An antitrust win for Amazon and Apple in Italy, where an appeals court has cancelled a multimillion-dollar penalty the pair were hit with last year for alleged collusion following an investigation into the reselling of Apple and (Apple-owned) Beats kit on Amazon’s Italian e-commerce marketplace.
The original €203 million (total) penalty had already been reduced to €173.3 million, earlier this year — due to an error in the competition watchdog’s calculations. But today the regional administrative court of the Lazio region cancelled the fine altogether (via Reuters).
The competition watchdog, the AGCM, declined to comment on the decision.
The reason for overturning the penalty appear to be related to administrative procedures.
Italian press reports that the court agreed with the tech giants’ complaints that the regulator did not provide enough time for them to properly defend themselves; and also found that the AGCM had failed to conduct elements of its investigation efficiently — underlining the challenge facing regulators seeking to investigate well-resourced tech giants as all elements leading to an antitrust decision may be scrutinized on appeal and procedures must be robust enough to stand up to accusations of unfairness.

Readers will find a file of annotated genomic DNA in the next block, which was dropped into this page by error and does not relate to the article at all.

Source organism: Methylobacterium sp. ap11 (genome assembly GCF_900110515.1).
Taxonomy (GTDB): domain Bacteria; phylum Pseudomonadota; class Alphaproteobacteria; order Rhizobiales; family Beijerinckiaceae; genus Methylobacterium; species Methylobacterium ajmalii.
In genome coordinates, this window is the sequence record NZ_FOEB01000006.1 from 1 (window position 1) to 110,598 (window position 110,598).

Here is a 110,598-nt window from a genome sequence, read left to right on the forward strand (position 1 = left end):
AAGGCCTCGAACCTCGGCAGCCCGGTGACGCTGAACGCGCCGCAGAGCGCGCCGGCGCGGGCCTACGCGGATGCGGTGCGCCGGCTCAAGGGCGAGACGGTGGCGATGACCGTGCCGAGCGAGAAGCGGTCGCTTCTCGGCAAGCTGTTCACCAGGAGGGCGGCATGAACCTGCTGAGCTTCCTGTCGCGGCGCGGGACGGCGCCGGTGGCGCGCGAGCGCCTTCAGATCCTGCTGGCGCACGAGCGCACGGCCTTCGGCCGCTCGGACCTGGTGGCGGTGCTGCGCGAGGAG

Amazon welcomed the Tar de Lazio ruling, sending us this statement:
We welcome the Court’s decision. Our business model across Europe relies on the success of small and medium-sized businesses, and we will continue to work hard to provide a great selection from Apple, and the value and convenience that our customers love.
Apple was also contacted for comment but at the time of writing it had not responded.
Both companies have plenty else on their antitrust plate in Europe, where other national regulators (such as in the U.K. and Germany) are probing a number of concerns linked to their businesses — including complaints about Apple’s App Store and Amazon’s use of third-party sellers’ data, among others.
The European Commission also has a number of open probes of Apple, including one investigating complaints against Apple Pay and another focused on the App Store rules for streaming music services — two areas where it has previously issued formal statements of objection.
While Amazon is also under EU probe over its use of merchants’ data, in relation to how it operates the ‘Buy Box’ on its ecommerce marketplace and over T&Cs it attaches to sellers being able to have their offers qualify for its loyalty program, Prime.